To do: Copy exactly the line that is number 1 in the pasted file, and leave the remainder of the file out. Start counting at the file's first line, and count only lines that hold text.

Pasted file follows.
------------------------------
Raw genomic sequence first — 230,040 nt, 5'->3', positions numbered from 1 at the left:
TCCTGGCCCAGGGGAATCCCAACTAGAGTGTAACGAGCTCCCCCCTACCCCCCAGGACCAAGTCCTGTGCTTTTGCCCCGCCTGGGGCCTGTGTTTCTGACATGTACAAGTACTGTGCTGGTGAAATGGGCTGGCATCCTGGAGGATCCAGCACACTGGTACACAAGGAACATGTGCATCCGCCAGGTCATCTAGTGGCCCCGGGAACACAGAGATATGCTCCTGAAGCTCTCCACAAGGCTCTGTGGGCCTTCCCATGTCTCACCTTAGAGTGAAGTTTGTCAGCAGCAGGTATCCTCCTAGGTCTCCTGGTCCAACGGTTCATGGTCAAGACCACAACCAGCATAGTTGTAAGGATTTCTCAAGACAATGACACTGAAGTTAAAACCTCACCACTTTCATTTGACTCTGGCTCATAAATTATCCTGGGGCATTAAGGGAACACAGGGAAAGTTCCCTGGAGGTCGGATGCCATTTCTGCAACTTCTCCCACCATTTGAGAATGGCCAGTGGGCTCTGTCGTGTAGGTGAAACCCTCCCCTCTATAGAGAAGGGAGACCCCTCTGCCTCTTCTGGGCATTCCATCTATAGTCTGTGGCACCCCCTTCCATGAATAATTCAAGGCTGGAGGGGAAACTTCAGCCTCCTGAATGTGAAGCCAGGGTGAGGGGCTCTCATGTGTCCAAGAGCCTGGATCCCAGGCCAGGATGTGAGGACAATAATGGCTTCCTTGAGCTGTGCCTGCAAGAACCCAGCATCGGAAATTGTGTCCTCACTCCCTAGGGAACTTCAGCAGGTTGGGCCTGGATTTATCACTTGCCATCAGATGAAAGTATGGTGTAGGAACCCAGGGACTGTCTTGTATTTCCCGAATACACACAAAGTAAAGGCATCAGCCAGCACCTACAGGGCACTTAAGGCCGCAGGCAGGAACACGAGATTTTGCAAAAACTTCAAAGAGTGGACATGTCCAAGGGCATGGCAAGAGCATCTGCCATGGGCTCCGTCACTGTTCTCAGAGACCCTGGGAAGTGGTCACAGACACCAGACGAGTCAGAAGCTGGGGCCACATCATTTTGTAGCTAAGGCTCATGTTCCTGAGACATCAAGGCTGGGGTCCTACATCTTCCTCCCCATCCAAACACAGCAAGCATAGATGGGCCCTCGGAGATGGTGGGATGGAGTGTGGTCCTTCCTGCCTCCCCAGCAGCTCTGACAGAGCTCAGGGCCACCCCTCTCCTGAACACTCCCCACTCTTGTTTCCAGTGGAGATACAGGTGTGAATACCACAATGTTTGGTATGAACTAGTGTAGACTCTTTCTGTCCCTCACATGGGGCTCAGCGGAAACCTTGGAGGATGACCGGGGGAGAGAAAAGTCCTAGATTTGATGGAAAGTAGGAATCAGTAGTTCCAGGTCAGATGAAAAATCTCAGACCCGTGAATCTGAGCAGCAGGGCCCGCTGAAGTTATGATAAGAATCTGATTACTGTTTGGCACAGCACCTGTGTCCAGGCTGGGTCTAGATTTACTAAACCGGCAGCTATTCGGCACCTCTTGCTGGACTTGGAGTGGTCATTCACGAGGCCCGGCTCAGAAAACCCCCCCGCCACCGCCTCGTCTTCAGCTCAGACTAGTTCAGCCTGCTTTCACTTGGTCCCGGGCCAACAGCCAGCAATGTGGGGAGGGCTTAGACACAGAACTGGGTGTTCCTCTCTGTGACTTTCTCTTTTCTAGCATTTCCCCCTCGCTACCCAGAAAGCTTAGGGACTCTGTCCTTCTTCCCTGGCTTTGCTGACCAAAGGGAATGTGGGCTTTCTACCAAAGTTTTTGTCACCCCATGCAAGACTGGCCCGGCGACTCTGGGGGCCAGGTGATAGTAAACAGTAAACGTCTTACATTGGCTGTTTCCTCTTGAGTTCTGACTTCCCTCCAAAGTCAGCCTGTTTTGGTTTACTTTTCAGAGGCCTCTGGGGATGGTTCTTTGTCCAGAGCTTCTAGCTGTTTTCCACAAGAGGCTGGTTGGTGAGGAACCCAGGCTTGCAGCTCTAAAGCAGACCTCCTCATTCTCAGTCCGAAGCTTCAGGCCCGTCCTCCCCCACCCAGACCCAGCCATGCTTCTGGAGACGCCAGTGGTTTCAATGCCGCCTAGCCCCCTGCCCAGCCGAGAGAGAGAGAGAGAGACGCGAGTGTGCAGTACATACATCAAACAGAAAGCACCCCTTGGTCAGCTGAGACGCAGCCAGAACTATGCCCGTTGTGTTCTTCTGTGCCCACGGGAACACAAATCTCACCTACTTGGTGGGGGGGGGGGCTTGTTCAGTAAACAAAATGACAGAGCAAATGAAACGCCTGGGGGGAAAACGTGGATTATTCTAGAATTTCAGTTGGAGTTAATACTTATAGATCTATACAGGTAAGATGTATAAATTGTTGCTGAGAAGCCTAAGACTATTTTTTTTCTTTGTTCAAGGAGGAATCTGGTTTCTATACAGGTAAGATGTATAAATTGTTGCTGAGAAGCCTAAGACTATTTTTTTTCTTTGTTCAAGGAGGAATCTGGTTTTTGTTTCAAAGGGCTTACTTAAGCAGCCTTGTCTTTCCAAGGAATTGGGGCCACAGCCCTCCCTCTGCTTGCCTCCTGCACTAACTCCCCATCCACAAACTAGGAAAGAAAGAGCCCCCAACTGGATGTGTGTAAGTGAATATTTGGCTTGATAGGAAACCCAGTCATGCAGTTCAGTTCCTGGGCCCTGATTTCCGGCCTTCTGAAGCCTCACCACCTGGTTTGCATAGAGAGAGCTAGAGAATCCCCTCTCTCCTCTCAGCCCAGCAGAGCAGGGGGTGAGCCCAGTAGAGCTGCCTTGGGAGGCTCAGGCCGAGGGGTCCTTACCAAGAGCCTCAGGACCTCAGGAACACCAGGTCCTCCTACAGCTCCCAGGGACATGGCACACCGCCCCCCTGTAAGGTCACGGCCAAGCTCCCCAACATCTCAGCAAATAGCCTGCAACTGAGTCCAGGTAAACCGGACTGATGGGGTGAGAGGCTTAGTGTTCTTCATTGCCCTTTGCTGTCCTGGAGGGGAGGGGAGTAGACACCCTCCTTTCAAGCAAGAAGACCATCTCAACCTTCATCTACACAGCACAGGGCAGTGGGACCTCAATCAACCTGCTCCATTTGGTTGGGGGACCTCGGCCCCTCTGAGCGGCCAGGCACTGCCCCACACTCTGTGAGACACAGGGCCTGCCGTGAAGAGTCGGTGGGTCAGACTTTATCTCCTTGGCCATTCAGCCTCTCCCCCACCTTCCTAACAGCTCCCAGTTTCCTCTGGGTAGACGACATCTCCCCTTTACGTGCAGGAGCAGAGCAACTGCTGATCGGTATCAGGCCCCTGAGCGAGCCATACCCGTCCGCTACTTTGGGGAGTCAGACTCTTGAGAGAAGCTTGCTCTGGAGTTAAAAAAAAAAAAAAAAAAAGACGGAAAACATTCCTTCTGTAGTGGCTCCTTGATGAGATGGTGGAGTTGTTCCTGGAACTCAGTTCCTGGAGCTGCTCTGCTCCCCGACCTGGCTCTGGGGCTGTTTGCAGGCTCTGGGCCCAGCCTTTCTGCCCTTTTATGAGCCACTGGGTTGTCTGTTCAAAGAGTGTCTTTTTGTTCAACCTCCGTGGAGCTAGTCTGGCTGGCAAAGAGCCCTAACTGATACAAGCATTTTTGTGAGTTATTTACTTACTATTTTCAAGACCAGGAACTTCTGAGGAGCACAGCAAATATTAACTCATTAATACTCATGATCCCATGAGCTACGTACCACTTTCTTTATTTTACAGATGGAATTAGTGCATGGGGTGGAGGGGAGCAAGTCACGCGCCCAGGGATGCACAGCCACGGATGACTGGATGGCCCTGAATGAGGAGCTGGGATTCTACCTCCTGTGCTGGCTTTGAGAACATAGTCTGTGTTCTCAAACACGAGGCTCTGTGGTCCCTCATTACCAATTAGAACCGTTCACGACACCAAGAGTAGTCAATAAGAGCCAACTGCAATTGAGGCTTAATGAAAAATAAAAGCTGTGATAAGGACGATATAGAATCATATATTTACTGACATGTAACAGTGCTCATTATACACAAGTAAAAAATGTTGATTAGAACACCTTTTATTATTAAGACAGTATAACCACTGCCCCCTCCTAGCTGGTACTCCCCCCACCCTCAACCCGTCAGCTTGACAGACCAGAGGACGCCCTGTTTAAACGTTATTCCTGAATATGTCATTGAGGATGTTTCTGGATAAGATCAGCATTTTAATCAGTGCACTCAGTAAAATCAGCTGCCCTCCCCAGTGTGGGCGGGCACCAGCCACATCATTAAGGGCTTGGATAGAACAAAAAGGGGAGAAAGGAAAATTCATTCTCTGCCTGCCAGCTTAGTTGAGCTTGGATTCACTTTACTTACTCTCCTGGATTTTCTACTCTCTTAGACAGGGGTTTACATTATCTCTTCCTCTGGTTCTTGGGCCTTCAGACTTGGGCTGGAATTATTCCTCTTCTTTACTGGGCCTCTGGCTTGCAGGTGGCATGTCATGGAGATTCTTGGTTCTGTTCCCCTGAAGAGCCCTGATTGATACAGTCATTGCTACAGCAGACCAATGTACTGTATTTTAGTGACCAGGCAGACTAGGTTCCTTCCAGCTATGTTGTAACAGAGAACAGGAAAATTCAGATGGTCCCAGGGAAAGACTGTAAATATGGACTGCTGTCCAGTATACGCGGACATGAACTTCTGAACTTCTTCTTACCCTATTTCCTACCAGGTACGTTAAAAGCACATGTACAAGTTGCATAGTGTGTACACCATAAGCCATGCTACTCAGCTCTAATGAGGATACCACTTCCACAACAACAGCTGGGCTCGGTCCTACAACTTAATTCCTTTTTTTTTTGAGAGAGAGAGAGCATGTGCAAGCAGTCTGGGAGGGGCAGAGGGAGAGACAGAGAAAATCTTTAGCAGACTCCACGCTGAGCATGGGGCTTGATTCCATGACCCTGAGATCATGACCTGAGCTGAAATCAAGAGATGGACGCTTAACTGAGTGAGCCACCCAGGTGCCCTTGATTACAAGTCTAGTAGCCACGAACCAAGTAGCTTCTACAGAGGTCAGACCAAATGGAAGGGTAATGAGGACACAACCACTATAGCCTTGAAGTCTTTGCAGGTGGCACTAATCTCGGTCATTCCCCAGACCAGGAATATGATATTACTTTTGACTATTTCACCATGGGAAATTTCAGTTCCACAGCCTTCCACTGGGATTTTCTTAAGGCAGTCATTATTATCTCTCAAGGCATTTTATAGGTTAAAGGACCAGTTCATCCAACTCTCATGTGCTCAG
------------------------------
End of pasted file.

Raw genomic sequence first — 230,040 nt, 5'->3', positions numbered from 1 at the left: